Setting up your fireworks – Fountains & Lancework
In terms of explosive performance fountains and lancework are quite gentle but all the same time and care should be taken setting them up. Lancework in particular is fragile so take care and get it right.
Another reminder that UKFR guides are not intended as a replacement to the instructions on a firework which you should of course always follow. Common sense must at all times prevail here. For example in the event of a conflict between the firework’s instructions and the advice here, always follow the directions on the label. Most guidance and tips here can however be used in addition to the firework’s own instructions to enhance safety. Lancework may come in sections and usually includes an instruction sheet which is separate to the firework’s warning label.
Setting up fountains
Fountains are usually quite stable in action and as a result, some labels simply advise you to place it upright on firm ground. This normally applies to the smaller garden fireworks. It is still recommended to stake them out however especially if they are being fired on a lawned surface which can be uneven. You can also steady them by placing a brick or paving slab on the lawn and putting the fountain down on that.
Very small fountains in selection boxes often direct you to insert into soft ground. This means to carefully push it into soil or the lawn until it is secured and cannot fall over. The use of sand in a bucket is not recommended despite being an old tradition. The sand is usually far too loose and the firework can move around.
Where directed to attach the fountain to an upright post, this means the fountain itself should be on firm ground and secured to a post next to it which will stop it from falling over. Conic fountains often catch people out since no part of the fountain’s side touches the upright post. In this case, angle the post at 45 degrees and tape it to the fountain where it crosses the side, keeping the fountain upright.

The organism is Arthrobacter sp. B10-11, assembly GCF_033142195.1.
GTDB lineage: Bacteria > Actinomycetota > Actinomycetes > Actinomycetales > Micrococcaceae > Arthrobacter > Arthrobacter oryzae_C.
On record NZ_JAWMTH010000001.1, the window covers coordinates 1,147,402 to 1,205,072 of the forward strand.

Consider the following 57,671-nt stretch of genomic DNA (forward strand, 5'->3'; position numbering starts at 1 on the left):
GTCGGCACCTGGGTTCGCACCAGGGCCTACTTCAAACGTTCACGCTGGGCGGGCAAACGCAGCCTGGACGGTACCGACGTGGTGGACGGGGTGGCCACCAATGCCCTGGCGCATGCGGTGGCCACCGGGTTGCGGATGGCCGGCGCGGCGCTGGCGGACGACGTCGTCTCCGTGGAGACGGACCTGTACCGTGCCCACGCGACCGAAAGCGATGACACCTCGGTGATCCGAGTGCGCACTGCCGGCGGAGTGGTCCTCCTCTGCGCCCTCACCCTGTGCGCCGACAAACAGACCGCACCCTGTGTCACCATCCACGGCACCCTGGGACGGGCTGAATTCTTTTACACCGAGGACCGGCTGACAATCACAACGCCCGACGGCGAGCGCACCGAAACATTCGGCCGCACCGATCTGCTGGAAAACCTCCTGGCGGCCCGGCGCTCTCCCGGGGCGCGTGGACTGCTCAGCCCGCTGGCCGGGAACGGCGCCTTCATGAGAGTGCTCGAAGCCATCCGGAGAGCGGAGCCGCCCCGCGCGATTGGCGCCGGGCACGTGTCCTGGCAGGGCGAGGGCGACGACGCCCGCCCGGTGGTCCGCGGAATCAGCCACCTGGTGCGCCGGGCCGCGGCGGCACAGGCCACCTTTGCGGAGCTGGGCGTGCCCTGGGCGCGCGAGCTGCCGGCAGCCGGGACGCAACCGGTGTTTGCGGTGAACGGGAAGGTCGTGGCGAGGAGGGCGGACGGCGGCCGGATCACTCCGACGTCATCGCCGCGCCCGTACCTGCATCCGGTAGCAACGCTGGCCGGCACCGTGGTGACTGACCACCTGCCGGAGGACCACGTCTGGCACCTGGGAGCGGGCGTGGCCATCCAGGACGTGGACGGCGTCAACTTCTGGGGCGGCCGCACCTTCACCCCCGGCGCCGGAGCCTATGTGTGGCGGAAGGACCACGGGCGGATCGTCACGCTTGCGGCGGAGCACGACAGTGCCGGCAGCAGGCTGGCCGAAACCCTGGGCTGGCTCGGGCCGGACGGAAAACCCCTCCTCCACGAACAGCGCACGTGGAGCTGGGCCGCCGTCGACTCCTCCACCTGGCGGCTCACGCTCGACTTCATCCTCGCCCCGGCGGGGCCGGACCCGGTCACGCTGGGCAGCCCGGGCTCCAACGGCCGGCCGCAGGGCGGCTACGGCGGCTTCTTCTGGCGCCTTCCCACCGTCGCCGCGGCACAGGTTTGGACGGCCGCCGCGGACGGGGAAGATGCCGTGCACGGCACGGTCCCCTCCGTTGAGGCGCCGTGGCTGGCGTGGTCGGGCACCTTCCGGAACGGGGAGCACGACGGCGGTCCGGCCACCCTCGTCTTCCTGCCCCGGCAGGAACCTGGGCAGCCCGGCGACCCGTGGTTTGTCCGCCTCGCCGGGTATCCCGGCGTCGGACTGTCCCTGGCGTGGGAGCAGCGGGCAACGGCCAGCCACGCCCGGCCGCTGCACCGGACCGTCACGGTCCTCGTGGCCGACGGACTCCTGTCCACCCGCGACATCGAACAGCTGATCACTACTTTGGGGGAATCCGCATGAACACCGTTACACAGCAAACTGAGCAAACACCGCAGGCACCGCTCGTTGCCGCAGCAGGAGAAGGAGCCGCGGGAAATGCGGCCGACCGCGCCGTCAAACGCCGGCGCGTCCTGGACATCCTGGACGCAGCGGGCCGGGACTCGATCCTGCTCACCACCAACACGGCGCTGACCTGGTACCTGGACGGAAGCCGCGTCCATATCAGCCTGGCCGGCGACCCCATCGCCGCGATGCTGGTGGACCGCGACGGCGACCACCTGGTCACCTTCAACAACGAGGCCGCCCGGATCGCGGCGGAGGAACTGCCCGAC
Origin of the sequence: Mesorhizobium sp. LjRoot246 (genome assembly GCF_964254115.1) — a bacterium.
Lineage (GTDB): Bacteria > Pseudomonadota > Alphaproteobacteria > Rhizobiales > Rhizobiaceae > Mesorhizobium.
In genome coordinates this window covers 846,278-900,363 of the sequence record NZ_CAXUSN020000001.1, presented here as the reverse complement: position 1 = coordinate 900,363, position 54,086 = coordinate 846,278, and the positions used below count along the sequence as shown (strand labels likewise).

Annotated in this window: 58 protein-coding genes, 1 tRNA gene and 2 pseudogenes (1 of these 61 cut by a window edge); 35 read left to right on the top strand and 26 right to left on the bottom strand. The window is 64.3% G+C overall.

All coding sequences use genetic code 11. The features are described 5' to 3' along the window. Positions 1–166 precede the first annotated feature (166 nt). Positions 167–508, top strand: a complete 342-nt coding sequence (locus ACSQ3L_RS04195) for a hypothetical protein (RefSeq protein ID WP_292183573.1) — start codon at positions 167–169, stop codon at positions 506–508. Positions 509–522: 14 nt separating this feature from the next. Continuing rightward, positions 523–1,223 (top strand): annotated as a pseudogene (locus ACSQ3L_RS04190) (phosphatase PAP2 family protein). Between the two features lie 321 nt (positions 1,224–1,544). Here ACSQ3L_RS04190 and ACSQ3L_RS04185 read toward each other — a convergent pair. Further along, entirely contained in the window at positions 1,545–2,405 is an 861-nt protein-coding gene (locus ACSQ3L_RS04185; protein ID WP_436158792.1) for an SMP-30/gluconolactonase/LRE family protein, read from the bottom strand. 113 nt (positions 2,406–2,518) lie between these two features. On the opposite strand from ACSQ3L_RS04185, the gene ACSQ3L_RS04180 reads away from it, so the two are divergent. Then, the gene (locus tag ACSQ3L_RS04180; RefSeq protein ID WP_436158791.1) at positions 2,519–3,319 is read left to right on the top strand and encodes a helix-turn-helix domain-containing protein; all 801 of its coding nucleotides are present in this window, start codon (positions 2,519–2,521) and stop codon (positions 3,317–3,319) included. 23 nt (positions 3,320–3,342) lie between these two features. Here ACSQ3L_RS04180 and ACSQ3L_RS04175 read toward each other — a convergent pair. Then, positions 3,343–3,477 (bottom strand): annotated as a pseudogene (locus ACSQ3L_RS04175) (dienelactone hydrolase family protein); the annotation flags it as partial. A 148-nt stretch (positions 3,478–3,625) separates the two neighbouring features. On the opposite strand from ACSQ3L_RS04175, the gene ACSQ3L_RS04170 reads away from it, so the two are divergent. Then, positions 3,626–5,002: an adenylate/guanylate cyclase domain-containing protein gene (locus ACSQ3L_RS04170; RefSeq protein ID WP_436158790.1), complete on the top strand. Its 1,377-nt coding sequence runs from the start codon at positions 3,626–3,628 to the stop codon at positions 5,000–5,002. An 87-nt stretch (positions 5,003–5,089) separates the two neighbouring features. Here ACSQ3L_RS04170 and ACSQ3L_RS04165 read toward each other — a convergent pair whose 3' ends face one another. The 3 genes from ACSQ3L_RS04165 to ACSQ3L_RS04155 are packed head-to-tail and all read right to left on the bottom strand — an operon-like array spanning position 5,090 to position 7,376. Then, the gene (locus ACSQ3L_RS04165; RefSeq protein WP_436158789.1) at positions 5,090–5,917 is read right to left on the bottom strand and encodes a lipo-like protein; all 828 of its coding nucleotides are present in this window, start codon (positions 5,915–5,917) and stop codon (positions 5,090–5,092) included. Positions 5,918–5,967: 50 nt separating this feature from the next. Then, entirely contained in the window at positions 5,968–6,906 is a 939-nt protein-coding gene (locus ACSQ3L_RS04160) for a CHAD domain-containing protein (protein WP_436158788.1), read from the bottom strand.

Fountains eject a lot of sparks which come down to ground level so do not set them up near other fireworks; crackling effects are the most energetic. You also get a lot of soot from them, so consider using a wooden board to protect the grass.
Follow the same instructions as for cakes and candles, using clingfilm or bags.
Setting up lancework
First things first, lancework is very fragile so handle with care. It only takes one knock in the wrong place and your “GOODNIGHT” will read “GOO—–T”.
Second, please take care to mount it the right way around. If not you won’t be the first person to display “THGINDOOG” instead of “GOODNIGHT” to the audience.
Place your lancework carefully on the ground and take a moment to get it the right way up. Consult the instructions for assembly details if it comes in multiple parts. Lancework normally works best mounted as high as possible, so you will need to spend time assembling some posts. The lancework can be attached to this with nails or cable ties according to the instructions.
This should of course be mounted at the front of your display area to give spectators a clear view, taking into account the safety distance required which is nearly always 25m.
Polythene sheeting works best since tarpaulin is a little too heavy and can damage the delicate lances or fuse tape. Cover it in such a way that it can be removed easily and without damaging the lancework itself.
The other articles in this section will guide you through setting up various other types of firework.
The busy UKFR Fireworks Forum is always a good place to ask if you want more advice or if you want to get a little more creative with your fireworks.